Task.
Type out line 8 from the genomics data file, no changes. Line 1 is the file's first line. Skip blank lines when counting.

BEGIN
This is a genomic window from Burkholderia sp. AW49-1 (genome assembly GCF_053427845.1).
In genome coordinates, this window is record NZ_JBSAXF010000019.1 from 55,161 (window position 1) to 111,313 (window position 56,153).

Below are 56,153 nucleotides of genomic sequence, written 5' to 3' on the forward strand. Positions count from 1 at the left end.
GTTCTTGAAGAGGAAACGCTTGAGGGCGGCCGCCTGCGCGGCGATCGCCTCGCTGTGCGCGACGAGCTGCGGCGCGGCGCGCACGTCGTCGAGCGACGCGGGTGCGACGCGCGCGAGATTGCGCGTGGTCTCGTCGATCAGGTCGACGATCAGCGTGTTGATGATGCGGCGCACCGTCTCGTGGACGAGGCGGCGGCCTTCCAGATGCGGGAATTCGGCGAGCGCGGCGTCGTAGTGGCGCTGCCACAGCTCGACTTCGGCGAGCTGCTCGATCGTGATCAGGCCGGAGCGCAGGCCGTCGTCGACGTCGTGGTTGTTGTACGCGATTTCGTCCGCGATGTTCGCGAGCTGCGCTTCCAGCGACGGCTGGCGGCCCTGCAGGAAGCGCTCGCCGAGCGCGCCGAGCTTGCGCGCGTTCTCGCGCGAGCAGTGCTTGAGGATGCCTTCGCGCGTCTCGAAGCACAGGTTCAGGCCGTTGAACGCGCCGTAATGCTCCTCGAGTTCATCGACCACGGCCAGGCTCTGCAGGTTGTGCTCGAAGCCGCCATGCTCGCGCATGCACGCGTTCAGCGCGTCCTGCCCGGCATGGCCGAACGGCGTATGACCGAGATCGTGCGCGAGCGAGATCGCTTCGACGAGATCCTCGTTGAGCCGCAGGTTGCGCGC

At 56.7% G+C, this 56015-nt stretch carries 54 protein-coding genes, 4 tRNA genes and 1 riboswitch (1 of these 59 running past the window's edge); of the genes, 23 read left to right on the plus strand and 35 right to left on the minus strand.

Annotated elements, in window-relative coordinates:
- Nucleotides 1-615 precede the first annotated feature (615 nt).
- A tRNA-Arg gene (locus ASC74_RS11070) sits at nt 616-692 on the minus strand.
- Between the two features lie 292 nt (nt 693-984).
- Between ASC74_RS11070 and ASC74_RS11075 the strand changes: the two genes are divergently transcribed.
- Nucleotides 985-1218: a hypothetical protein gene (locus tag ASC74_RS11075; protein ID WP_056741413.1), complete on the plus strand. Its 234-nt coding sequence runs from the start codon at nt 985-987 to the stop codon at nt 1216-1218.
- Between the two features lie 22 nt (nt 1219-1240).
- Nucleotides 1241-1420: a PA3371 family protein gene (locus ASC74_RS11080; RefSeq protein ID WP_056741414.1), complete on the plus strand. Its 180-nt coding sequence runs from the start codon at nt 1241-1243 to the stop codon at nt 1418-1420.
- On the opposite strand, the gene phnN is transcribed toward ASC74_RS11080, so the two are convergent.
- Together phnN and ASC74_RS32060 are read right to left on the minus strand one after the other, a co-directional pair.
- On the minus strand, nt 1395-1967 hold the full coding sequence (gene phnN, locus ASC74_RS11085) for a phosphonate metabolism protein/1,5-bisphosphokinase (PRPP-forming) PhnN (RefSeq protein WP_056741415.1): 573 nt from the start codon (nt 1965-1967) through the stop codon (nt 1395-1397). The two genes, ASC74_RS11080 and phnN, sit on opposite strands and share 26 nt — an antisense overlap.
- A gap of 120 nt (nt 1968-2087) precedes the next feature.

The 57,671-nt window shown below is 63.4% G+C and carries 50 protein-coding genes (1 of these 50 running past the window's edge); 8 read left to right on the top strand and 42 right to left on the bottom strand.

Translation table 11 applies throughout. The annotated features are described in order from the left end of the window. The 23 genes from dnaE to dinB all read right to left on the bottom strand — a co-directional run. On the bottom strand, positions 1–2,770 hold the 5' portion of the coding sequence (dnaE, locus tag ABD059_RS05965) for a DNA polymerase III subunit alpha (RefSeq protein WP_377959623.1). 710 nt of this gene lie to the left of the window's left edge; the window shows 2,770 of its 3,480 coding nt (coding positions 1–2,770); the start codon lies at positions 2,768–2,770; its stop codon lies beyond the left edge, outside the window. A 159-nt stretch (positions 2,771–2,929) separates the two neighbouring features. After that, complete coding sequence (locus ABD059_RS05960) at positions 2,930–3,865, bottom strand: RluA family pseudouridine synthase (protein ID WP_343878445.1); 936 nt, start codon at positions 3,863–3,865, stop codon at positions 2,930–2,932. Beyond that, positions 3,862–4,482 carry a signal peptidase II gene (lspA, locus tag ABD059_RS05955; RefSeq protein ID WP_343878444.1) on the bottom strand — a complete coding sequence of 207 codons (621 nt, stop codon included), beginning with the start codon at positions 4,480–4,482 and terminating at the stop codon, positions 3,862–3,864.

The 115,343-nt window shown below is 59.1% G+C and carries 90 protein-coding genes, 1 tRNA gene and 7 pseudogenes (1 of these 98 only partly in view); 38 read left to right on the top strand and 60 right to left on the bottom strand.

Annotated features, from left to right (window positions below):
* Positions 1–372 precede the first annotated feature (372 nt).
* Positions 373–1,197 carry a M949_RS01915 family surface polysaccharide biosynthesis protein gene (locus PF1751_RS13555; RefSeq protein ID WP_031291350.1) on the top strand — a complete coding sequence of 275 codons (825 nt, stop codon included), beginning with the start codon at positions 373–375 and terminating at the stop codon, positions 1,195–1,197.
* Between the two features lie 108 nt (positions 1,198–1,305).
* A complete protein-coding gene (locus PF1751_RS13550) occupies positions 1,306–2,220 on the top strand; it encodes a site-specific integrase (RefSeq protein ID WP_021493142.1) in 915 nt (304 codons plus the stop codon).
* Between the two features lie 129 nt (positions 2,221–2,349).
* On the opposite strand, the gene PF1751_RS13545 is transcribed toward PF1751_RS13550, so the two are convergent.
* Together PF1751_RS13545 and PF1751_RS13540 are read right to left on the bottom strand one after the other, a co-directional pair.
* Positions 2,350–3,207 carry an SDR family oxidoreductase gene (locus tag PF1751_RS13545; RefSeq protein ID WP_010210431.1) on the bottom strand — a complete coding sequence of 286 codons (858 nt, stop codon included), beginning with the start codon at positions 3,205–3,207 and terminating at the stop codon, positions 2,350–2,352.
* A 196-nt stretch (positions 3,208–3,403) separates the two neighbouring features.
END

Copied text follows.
- A tRNA-Arg gene (locus ASC74_RS11070) sits at nt 616-692 on the minus strand.